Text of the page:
You know those intersections that you’ve driven through countless times? The ones you take for granted because you go through them every day, and you always turn the same direction? Do you ever wonder what’s there if you take the other turn?
Driving has always been meditative to me.
I used to have a job that required me to drive all over New York State, promoting a public health program. I would purposely schedule lots of meetings in tiny, far flung towns up North-- Saranac, Watertown, Ogdensburg, Potsdam. I must have visited nearly every medical office in the town of Malone. And while there is a route mostly on the highway to get there, I always took the back roads through the mountains. Sometimes I’d drive practically the whole day— it takes almost 4 hours to get to Canton from Albany by route 30. Just me and the trees on those meandering, lonely roads. It drove my mother crazy, being alone and completely unreachable by cellphone.
It was usually warm when I left my apartment in the morning, but the air had a sharp edge to it up north-- winter is always breathing down the neck of spring and fall. I’d listen to books and podcasts and terrible music and get lost in my own head and come up with brilliant ideas that I’d scribble on post-it notes against the steering wheel. I’d marvel at the beauty of the panoramic views and wonder if anyone else knew what was hiding just a few hours north. The mountains called to me, though I hadn't yet realized how much sweeter it is to climb them. To truly be enveloped in their beauty, to feel in your bones you're in the best little place in the world, you have to get out of the car. It would take me a couple years to get there.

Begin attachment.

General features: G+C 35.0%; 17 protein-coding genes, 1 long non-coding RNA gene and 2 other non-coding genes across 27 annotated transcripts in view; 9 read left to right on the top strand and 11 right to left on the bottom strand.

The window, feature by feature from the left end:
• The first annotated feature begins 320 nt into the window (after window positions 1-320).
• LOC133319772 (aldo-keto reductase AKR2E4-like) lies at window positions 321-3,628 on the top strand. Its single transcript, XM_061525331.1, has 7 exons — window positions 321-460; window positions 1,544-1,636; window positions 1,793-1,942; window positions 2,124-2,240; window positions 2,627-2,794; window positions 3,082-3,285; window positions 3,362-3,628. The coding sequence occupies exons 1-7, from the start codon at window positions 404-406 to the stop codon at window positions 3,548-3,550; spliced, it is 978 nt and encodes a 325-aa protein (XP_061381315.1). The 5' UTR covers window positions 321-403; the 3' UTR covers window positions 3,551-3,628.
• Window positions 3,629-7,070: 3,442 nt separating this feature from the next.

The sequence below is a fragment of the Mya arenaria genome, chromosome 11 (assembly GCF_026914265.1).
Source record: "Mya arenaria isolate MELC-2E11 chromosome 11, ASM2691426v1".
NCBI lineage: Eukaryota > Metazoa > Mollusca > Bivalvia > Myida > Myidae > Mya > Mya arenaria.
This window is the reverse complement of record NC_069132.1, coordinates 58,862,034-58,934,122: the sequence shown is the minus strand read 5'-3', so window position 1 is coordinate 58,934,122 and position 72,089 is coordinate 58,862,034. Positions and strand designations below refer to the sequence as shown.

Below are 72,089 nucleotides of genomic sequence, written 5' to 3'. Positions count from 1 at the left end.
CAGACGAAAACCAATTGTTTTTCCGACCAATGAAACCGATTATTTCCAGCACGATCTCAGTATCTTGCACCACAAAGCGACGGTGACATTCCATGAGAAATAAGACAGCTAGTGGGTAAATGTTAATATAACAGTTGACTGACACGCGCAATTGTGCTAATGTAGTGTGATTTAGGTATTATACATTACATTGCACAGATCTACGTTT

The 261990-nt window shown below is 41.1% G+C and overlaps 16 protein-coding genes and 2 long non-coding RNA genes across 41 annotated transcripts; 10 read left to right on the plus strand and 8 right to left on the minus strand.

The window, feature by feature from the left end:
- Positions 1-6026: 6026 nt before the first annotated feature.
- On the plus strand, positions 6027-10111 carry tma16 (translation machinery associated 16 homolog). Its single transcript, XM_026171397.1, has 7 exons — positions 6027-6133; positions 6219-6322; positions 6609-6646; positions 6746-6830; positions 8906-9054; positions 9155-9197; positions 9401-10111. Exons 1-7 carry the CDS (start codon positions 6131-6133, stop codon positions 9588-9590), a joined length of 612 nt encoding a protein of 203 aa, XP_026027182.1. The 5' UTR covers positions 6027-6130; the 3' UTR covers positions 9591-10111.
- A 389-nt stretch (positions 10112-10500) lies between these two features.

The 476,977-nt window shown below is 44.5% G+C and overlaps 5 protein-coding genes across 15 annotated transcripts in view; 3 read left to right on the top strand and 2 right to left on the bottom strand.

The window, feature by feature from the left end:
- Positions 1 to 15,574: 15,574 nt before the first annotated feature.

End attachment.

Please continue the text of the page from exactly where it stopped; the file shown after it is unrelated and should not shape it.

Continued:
Eventually, I’d run low on gas and get hungry. I stopped and refueled, and got some watery gas station coffee. Sometimes I stopped at a certain cafe in Saranac Lake, where I felt like a regular and ate the same sandwich every time.
On my way back, I'd try to get lost, though I always found my way home dismaying easily. I would remember each intersection in odd details—a misshapen boulder or a faded garage sale sign—and I’d always remember which turn would take to get home.
Eventually, the monotony of presenting the same 1 hour presentation and the grant-funded salary pay took its toll, and I took a higher paying corporate job. But every now and then, when I'm restless and bored, I’ll drive. With no destination in mind, I let me road pull me in. Down dark empty stretches of highway and neglected back roads and through valleys and up mountains. And when I get to that fork in the road where I’ve always turned right, I’ll take a left.